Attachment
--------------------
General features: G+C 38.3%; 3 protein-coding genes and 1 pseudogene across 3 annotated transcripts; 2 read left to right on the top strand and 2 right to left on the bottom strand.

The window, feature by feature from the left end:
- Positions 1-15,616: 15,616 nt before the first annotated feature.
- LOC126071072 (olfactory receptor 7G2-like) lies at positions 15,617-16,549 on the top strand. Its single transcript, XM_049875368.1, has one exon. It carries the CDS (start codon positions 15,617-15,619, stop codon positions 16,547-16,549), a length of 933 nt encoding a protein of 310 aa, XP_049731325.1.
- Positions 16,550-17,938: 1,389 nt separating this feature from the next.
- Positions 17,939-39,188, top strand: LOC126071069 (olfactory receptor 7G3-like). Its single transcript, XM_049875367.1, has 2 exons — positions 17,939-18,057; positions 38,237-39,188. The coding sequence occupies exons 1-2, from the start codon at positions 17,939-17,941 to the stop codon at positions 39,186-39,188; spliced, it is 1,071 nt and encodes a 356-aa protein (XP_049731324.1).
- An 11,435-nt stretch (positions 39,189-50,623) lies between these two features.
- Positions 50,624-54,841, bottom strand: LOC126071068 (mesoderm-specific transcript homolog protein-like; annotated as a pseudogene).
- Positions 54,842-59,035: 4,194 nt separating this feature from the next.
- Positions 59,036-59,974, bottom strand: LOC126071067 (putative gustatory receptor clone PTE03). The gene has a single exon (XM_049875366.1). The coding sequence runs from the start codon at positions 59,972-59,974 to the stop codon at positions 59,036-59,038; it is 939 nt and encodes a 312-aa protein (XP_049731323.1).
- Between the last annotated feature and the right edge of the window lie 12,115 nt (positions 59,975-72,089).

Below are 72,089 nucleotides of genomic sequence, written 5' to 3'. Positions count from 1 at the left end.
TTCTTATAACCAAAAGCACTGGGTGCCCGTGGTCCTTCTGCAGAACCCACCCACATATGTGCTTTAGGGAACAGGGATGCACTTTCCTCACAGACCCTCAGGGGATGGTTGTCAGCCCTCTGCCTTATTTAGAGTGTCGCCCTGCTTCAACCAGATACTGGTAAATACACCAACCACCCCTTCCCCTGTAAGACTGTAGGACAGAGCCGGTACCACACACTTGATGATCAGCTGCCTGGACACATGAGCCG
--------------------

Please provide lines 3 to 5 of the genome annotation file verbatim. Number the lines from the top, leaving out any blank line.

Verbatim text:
- Positions 1-15,616: 15,616 nt before the first annotated feature.
- LOC126071072 (olfactory receptor 7G2-like) lies at positions 15,617-16,549 on the top strand. Its single transcript, XM_049875368.1, has one exon. It carries the CDS (start codon positions 15,617-15,619, stop codon positions 16,547-16,549), a length of 933 nt encoding a protein of 310 aa, XP_049731325.1.
- Positions 16,550-17,938: 1,389 nt separating this feature from the next.